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Password Reset Software: "I Can Hack Your Password In... 3.03 Millennia!"
By David Sims, TMCnet Contributing Editor
Is password reset software necessary?
Today’s Cool Factoid: If you have an eight-character password, adding one capital letter and one asterisk would change the processing time for a hacker to crack it using a brute force attack, from 2.4 days to 2.1 centuries.
It might pay to try to memorize that extra character or capital letter in your password or to use password reset software to beef it up.
Blogger John P., who writes for OneMansBlog.com, says hackers “have developed a whole range of tools to get at your personal data.” Despite what you hear about thousands and millions of passwords being stolen in the blink of an eye, a strong, unguessable, unique password is still the best defense you have against personal data loss. Password reset software can help greatly with that.
Quick: Is your password – yes, we know you use the same one everywhere – at least eight characters and a combination of lowercase and uppercase letters, with at least one symbol or number tossed in somewhere? If it is, pat yourself on the back.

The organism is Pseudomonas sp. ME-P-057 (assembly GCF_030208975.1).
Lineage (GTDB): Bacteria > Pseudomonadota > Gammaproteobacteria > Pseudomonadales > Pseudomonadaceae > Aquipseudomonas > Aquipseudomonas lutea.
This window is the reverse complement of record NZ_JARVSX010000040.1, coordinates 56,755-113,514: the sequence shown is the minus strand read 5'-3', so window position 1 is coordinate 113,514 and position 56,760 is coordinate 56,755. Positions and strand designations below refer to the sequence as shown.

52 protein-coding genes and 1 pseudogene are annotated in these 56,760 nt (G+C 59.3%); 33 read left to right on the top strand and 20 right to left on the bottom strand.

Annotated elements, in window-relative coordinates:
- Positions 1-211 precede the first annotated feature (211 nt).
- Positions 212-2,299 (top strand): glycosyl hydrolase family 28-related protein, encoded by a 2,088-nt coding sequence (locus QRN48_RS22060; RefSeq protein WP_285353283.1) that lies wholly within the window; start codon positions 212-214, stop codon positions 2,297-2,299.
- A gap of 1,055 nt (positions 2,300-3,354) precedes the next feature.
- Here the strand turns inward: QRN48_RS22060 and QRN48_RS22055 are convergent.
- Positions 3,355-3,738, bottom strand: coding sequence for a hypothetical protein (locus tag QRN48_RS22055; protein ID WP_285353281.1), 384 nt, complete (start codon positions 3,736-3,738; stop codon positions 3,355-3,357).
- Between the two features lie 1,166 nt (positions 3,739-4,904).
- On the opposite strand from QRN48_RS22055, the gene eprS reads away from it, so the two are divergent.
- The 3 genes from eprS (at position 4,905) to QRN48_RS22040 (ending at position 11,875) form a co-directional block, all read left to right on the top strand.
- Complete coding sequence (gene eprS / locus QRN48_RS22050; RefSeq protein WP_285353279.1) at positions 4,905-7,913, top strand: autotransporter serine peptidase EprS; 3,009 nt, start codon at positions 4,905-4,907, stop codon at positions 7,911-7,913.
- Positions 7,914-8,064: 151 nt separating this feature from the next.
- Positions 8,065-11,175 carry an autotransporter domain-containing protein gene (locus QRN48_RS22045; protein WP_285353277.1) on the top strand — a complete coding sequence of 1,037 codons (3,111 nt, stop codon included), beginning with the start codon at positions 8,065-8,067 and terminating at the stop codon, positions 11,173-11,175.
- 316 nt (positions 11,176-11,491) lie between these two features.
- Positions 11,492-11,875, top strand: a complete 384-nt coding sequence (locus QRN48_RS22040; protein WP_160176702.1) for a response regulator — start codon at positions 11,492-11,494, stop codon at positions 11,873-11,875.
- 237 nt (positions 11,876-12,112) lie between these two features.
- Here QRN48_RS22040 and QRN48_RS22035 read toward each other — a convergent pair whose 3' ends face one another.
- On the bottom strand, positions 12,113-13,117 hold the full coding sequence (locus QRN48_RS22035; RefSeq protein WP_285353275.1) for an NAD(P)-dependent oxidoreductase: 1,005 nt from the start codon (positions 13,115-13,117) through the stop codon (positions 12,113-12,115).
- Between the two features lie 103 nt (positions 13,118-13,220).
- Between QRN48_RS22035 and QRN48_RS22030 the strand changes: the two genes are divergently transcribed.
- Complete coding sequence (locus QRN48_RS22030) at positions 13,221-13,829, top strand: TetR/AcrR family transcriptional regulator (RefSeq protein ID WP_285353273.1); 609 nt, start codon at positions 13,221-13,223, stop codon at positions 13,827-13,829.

John describes a Brute Force Attack in the blog post stating it assumes you probably use the same password for lots of stuff and it doesn’t try to get it from your bank since their security’s up to snuff. But other sites you use – “the Hallmark e-mail greeting cards site, an online forum you frequent, or an e-commerce site you’ve shopped at” – probably aren’t, and are much more hackable.
Then the hacker runs Brutus, wwwhack, or THC Hydra, or some such program, to run through thousands of possible combinations at warp speed.
Now here’s where the strength of your password comes into play. As John says, with a reasonably fast connection and PC, it would take a hacker 0.02 seconds to hack a three-character password if it’s all lowercase letters. Six characters, about five minutes. Eleven characters? It’d take 1.16 centuries, and if your password’s 14 lowercase letters, it would take a hacker 2,000 millennia to hack it. So you’re probably safe with that one.
Now let’s see how much stronger a password is that uses all characters. It would take a hacker 0.86 seconds to hack a three-character password using uppercase letters, numbers and symbols, 8.5 days for a six-character one, 180,365 millennia for an eleven-character one, and if you have a 14-character password using uppercase letters, numbers and symbols, it would take a brute force hacker using an average computer with a good connection about 154,640,721,434 millennia to crack it. So you’re probably safe with that one.
And as John says, 95 percent of the other ways hackers compromise your security begin with compromising your weak password. So since you can completely control that, start there.
David Sims is a contributing editor for TMCnet. To read more of David’s articles, please visit his columnist page. He also blogs for TMCnet here.
Edited by Jamie Epstein